These polyunsaturated fats, also known as essential fatty acids, are a must from your diet as they cannot be produced by the body like other fats. Omega-3 fatty acids are found in fatty fish like salmon, nuts and seeds like walnuts and flaxseed, and even some grass-fed meats. Omega-6 fatty acids are found in foods like safflower oil and grapeseed oil. While many of us get too many omega-6 fatty acids, we often fall short on our omega-3 fatty acids, which have been linked to healthier heart and brain function. Research indicates that intake of these two essential fatty acids should be balanced for optimal health.
Fat droplets start to pass through the duodenum where bile acids are added (bile acids are from cholesterol in the liver and stored in the gall bladder). Bile acids are really cool because they act like soap breaking and emulsifying the fat droplets and making them into even smaller droplets. I like to use the visual of washing a pan with grease on it with soap, at first the grease barely comes off, but with a little muscle and scrubbing with soap the detergent breaks up the fat and grease into very small particles until it’s gone.
However, many experts disagree with the report’s conclusions on a few fronts. First, the link is based on the reasoning that saturated fat raises total cholesterol levels, but many studies suggest the link between higher cholesterol numbers and heart disease risk has been overstated. And while LDL is often referred to as “bad” cholesterol, there are different types of LDL, and the total number may be less important than the composition of the actual particles. Small, dense particles are inflammatory and associated with heart disease risk, while larger particles are not.
Monounsaturated fats. When you dip your bread in olive oil at an Italian restaurant, you're getting mostly monounsaturated fat. Monounsaturated fats have a single carbon-to-carbon double bond. The result is that it has two fewer hydrogen atoms than a saturated fat and a bend at the double bond. This structure keeps monounsaturated fats liquid at room temperature.
The healthy fats I want in your diet are the monounsaturated, found in olive oil, avocado, flaxseed oil, and nuts, and the polyunsaturated in the form of omega-3s, like fatty fish (tuna and salmon), walnuts, eggs, and chia seeds. (Skip polyunsaturated in the form of processed vegetable oils like canola, sunflower, and safflower, which are made up of mostly omega-6 fatty acids.) These healthy fats are linked to strong immunity, improved cardiovascular functioning, reduced inflammation, and improved brain functioning.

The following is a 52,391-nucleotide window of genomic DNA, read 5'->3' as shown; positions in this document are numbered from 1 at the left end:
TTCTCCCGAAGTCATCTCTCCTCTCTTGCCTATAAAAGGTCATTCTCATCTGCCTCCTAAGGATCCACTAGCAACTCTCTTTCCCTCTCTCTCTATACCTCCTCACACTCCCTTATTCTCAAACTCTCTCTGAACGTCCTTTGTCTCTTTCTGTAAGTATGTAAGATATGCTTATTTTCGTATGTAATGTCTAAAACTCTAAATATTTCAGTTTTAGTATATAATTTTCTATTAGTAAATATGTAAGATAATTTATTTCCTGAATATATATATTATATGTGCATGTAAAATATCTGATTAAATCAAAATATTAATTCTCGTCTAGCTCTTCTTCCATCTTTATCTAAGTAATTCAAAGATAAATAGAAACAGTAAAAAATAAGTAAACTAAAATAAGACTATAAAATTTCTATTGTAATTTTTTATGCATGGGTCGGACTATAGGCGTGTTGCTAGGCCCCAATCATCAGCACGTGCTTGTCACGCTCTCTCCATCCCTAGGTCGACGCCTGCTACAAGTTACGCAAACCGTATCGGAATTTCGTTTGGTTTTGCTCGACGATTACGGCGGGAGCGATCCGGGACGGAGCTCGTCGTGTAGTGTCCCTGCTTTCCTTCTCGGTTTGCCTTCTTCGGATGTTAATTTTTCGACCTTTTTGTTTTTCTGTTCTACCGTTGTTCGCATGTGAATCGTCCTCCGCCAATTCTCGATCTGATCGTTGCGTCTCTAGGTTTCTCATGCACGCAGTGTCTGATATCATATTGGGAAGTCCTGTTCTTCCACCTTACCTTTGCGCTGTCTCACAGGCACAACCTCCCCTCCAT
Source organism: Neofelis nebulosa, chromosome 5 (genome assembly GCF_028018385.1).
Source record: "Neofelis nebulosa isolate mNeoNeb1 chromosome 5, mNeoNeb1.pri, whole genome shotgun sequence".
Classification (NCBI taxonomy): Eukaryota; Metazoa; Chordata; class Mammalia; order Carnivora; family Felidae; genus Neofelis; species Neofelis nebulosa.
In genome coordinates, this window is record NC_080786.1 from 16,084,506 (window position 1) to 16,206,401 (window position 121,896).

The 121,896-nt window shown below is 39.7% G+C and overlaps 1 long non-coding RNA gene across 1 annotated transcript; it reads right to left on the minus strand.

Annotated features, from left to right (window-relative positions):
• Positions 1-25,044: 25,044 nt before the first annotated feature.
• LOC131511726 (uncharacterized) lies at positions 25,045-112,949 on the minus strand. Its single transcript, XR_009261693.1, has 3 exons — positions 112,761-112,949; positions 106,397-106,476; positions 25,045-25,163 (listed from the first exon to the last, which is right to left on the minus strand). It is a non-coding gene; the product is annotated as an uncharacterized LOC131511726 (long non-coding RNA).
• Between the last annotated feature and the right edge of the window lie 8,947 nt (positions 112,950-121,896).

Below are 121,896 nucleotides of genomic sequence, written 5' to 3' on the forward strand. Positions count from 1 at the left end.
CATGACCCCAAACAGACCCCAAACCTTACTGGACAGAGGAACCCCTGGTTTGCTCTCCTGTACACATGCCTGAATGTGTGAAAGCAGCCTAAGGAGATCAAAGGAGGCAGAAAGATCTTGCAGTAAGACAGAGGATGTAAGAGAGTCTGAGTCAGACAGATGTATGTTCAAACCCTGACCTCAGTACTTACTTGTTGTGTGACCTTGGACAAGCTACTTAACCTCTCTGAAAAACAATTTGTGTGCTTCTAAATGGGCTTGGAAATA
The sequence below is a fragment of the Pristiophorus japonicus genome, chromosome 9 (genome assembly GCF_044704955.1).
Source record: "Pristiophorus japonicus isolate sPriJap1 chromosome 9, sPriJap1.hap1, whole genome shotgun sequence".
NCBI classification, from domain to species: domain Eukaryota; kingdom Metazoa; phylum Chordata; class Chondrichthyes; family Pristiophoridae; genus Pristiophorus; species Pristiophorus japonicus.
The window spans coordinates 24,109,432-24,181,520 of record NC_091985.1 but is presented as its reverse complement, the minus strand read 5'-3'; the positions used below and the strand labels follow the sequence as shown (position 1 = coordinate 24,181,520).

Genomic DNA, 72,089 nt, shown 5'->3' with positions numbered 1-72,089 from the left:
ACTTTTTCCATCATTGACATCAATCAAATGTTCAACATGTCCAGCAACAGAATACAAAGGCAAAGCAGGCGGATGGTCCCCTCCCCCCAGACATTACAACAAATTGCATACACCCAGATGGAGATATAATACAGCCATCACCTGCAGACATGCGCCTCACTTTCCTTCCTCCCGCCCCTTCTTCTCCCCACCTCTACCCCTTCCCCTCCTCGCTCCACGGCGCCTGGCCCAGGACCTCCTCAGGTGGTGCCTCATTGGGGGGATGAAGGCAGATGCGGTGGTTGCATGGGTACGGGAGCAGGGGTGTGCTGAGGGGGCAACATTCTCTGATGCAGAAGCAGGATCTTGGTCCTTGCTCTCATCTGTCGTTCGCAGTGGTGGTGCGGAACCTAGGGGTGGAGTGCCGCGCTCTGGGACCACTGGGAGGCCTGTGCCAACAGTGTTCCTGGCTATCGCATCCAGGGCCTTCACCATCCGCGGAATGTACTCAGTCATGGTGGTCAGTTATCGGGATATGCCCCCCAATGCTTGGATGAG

Adding eggs with the yolk offers a tremendous amount of benefits. “Current research proves that eggs contribute a boatload of nutrition, including riboflavin, folate, and vitamins D and B12 that can lower the risk of heart disease,” shares Warren. Eggs get a bad rep because they contain cholesterol and saturated fat. But research shows that the cholesterol in eggs (and in the diet in general) doesn’t necessarily contribute to cholesterol in the body. Warren also points out that studies highlight the importance of being cognizant of total saturated fat in the diet, regardless of whether it is from an egg yolk or not. One large egg actually only contains 1.6 grams of saturated fat.
This will always be the most popular question I receive after writing these Basic posts and my answer each time is, it depends! It depends on your lifestyle, your health and fitness goals, your digestion, activity level, and genetics. Good thing, though, that I really love figuring all that out for you so you don’t have to! Just email me and we’ll set up a consultation about your goals and how you can meet your needs without eating too much or too little for optimal health.
Meanwhile, the Indian version of butter is quickly becoming a favorite across the globe. Ghee, or clarified butter, is simmered to bring out butter’s naturally nutty flavor, leaving it with a high smoke point that makes it ideal for cooking at high temperatures. Ghee benefits include being loaded in fat-soluble vitamins A and E. These types of vitamins are best absorbed by your body when they’re in a high-fat substance and then stored in your gastrointestinal tract, keeping your metabolism and digestion on track. It’s also lactose- and casein-free, which makes it a fantastic alternative to butter if you suffer from lactose sensitivity or intolerance.
Two recent studies completely debunked the arguments for a low-fat, high-carb diet. In an August 2017 study published in the Lancet, scientists concluded “a high carbohydrate intake was associated with an adverse impact on total mortality, whereas fats including saturated and unsaturated fatty acids were associated with lower risk of total mortality and stroke. We did not observe any detrimental effect of fat intakes on cardiovascular disease events” (3).
There are many great sources of saturated animal fats. Grass-fed beef and dairy (including cheese, butter, and ghee) and organic, pasture-raised chicken (meat and eggs) are excellent sources and increasingly available in grocery stores. Grass-fed beef and dairy are rich in a number of nutrients including omega-3 fatty acids, CLA, healthy proteins, vitamin E, B12, thiamine, riboflavin, creatine, iron & zinc.
Other studies have confirmed the health benefits of following a low-carb diet rather than a low-fat diet. In one study, women lost more weight following a low-carbohydrate diet than a low-fat diet (5). In addition to weight loss, studies also show that low-carb, high-fat diets reduce inflammation, regulate blood sugar levels, and reduce triglycerides while raising HDL cholesterol levels (6,7).